Democrats Should’ve Saved Kevin McCarthy

Elections & Politics Policy Brief #104 | By: Arvind Salem | November 1, 2023
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Policy Summary:

On October 25,2023, Representative Mike Johnson won the floor vote to become the new Speaker of the House, leaving the House without a speaker for 22 days. This saga, kicked off after the ousting of former speaker McCarthy, was emblematic of the battle between the far-right and moderate wings of the Republican party.

The effort to oust McCarthy, spearheaded by Representative Matt Gaetz, was initiated after he compromised with Democrats to pass two compromise bills to raise the debt ceiling and avert a government shutdown. The compromises were broadly acceptable to both sides, however due to the Republican’s narrow majority in the House it only took 8 dissatisfied members to oust McCarthy, as Democrats stood idly by. Throughout his tenure, McCarthy has made many moves to placate the right wing of the party (including his decision to open an impeachment inquiry into Biden with scant evidence). As a result, McCarthy was ultimately too far left for the extremist members of his caucus, but too far right for Democrats to want to save. Shortly after, McCarthy declared he would not run to regain his Speakership.

Republicans tried to rally behind Steve Scalise (the House Majority Leader). When it became clear Scalise didn’t have enough votes, they nominated Jim Jordan( Chair of the House Judiciary Committee), who went through three agonizing votes before the Republicans voted to withdraw him. Shortly after, they nominated Doug Emmer, whose candidacy was doomed nearly immediately after he faced resistance from the right flank and was rebuked by former President Donald Trump. After three failed attempts, and multiple rounds of infighting during both the nomination and voting processes, the Republicans finally settled on Mike Johnson (R-LA.), who is emblematic of the far right shift of the Republican party.

Policy Analysis:

Unfortunately, the speakership is now in the hands of a “extreme right-wing ideologue” (according to Hakeem Jeffries). Johnson’s track record has been extensively publicized: his staunchly anti-LGBTQ beliefs and track record (even attempting to introduce a federal version of the “Don’t Say Gay Bill”), peddling 2020 elections conspiracies and his belief that Trump actually won it Johnson believes in radically cutting down social services, including essentially ending Social Security and Medicare.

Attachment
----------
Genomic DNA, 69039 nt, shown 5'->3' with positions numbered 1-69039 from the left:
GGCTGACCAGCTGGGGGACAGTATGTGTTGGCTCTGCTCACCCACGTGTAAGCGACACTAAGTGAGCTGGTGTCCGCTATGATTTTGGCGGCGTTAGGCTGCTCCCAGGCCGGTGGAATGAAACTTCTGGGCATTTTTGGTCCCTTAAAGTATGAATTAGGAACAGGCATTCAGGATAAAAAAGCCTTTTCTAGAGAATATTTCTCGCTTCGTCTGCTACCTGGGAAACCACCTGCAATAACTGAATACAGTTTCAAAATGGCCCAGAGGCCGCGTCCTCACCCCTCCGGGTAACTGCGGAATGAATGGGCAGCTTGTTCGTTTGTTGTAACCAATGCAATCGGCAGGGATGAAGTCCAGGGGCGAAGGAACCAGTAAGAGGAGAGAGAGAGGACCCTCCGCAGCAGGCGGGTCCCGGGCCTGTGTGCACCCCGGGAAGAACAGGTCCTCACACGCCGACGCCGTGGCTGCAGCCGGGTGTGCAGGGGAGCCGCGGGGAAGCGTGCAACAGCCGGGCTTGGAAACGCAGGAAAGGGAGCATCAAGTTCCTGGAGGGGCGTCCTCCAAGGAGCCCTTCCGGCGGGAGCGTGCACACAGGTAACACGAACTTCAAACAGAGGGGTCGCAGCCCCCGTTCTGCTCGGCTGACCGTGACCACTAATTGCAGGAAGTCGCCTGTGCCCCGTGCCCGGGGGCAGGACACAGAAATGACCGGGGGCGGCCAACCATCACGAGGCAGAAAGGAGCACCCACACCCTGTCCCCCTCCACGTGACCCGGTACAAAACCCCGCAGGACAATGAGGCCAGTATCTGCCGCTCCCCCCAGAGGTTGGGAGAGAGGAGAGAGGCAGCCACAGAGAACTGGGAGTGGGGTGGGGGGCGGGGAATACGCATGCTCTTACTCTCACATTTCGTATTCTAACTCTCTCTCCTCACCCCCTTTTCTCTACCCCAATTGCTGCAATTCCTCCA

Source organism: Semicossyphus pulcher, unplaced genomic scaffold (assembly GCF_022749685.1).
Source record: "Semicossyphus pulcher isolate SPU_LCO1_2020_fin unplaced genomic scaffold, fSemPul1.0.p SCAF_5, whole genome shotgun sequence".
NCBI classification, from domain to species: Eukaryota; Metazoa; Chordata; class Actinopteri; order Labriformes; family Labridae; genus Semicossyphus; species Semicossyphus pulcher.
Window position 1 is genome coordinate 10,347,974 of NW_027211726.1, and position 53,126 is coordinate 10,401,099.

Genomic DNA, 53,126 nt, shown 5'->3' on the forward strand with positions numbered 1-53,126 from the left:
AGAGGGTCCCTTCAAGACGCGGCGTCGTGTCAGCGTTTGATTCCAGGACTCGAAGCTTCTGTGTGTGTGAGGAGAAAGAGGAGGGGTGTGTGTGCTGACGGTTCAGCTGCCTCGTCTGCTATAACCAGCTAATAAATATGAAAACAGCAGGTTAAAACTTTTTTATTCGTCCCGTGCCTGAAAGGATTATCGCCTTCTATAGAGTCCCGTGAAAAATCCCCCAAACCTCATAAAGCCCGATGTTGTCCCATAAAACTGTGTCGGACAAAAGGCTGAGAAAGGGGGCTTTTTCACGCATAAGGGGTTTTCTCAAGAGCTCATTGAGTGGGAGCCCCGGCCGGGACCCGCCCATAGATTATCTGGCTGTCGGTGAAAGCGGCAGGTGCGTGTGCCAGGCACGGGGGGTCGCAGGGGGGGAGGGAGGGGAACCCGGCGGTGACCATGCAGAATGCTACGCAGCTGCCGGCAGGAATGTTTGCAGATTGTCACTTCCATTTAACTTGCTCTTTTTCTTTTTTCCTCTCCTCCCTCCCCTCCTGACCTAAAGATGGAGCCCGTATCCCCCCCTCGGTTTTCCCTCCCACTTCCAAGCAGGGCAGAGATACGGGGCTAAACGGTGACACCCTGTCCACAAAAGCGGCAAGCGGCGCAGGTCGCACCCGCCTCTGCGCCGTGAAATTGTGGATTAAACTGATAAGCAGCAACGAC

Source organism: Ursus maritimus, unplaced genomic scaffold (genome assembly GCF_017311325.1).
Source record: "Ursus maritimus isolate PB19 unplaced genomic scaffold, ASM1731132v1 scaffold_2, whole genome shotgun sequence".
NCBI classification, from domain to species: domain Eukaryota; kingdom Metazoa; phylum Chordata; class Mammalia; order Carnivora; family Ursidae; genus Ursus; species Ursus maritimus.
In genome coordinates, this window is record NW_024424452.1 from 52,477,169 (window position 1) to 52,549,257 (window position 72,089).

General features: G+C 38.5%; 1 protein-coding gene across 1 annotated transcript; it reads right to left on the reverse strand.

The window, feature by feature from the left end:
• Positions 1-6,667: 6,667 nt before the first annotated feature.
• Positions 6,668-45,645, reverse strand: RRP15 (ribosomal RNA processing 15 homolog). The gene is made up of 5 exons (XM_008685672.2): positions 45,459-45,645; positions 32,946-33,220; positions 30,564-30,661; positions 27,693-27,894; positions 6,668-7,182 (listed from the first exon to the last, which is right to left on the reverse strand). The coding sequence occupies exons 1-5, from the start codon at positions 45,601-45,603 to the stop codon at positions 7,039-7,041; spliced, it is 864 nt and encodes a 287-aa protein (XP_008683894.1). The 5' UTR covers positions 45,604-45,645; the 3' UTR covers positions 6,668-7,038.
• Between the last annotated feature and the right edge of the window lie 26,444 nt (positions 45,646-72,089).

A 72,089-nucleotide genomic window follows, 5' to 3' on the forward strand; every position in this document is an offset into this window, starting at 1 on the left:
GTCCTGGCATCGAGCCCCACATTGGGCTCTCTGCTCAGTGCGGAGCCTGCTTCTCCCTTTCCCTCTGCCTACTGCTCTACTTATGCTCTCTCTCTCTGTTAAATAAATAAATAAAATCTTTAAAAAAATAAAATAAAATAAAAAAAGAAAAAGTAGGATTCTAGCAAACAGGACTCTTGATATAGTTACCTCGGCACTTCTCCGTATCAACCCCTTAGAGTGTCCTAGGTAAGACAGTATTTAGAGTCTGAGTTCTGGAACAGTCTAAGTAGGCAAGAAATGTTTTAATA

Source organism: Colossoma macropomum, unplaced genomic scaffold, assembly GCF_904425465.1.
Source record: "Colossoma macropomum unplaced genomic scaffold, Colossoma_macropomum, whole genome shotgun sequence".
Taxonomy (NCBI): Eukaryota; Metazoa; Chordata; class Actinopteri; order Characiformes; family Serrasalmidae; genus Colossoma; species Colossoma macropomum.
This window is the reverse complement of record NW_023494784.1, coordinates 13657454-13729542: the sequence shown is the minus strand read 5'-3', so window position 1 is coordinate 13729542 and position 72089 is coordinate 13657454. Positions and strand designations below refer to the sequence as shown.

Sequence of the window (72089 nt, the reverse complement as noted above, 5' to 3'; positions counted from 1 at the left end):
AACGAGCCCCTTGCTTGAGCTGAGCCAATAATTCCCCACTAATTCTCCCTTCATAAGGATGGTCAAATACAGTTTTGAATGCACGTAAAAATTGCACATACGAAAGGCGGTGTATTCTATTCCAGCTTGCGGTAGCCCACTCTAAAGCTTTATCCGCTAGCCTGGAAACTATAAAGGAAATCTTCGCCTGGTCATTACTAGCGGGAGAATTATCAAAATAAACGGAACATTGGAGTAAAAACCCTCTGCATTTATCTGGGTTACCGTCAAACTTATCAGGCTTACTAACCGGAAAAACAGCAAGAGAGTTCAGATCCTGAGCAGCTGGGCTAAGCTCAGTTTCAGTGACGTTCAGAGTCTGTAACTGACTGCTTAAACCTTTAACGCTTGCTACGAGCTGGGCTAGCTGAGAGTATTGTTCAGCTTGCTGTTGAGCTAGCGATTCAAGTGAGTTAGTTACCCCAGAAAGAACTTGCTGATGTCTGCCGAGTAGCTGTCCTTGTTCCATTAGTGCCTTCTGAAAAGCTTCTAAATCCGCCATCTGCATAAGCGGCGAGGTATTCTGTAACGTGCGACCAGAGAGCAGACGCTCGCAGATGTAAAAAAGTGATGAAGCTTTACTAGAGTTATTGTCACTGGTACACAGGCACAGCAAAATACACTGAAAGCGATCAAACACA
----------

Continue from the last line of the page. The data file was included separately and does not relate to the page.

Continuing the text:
However, the bigger problem is that this could’ve been avoided if Democrats had simply allowed Kevin McCarthy to remain speaker. Yes, McCarthy wasn’t perfect, but he was still willing to compromise and make some deals with Democrats when the country was at stake. Of course, the political calculations involved in this are exceedingly simple: let the Republicans throw themselves in disarray and watch them burn.  With 2024 on the horizon that may be the best electoral strategy for Democrats to flip the House during the election, and possibly ride the wave in other races. Even that calculation is extremely narrow. Democrats could’ve allowed Republicans to devolve into chaos, but still save them in the end, allowing them to capitalize on the Republicans’ dysfunction, but still boast that they saved them in the end, appealing to moderate voters who are likely to decide major elections.

The best thing for the country undoubtably would’ve been to save McCarthy. The pressure from the far right made it clear that they were holding the Republicans hostage and were not going to settle for anything more moderate than McCarthy, making it a certainty that the new Speaker was going to be even worse than McCarthy was. The best solution would’ve been to settle for the lesser of the two evils and throw McCarthy a lifeline. Now, after both sides playing politics (albeit one for more admirable aims than the other), the country is left with a Speaker more extreme than before, which threatens to worsen polarization and gridlock when both are already at all time highs. This moment could’ve been used to heal the country, with one side extending an olive branch to the other, but instead we’ve become even more fractured with no solution on the horizon.

Engagement Resources:

  • Brennan Center – The Brennan Center for Justice at NYU Law School is an organization that promotes reforms to American democracy and argues against many practices today such as gerrymandering and mass incarceration. Readers who are concerned about the health of democracy in light of this new Speaker may wish to support the Brennan Center and help it advance its proposed reforms to fix the political process.
  • ActBlue – ActBlue allows people to donate to a host of Democratic organizations, candidates, and causes. Readers who are concerned about Republicans in power may wish to donate to some of these organizations.
  • The Bridge Alliance – The Bridge Alliance is a collective working to act against political polarization. Those worried about polarization in light of these events may wish to contribute to this organization.
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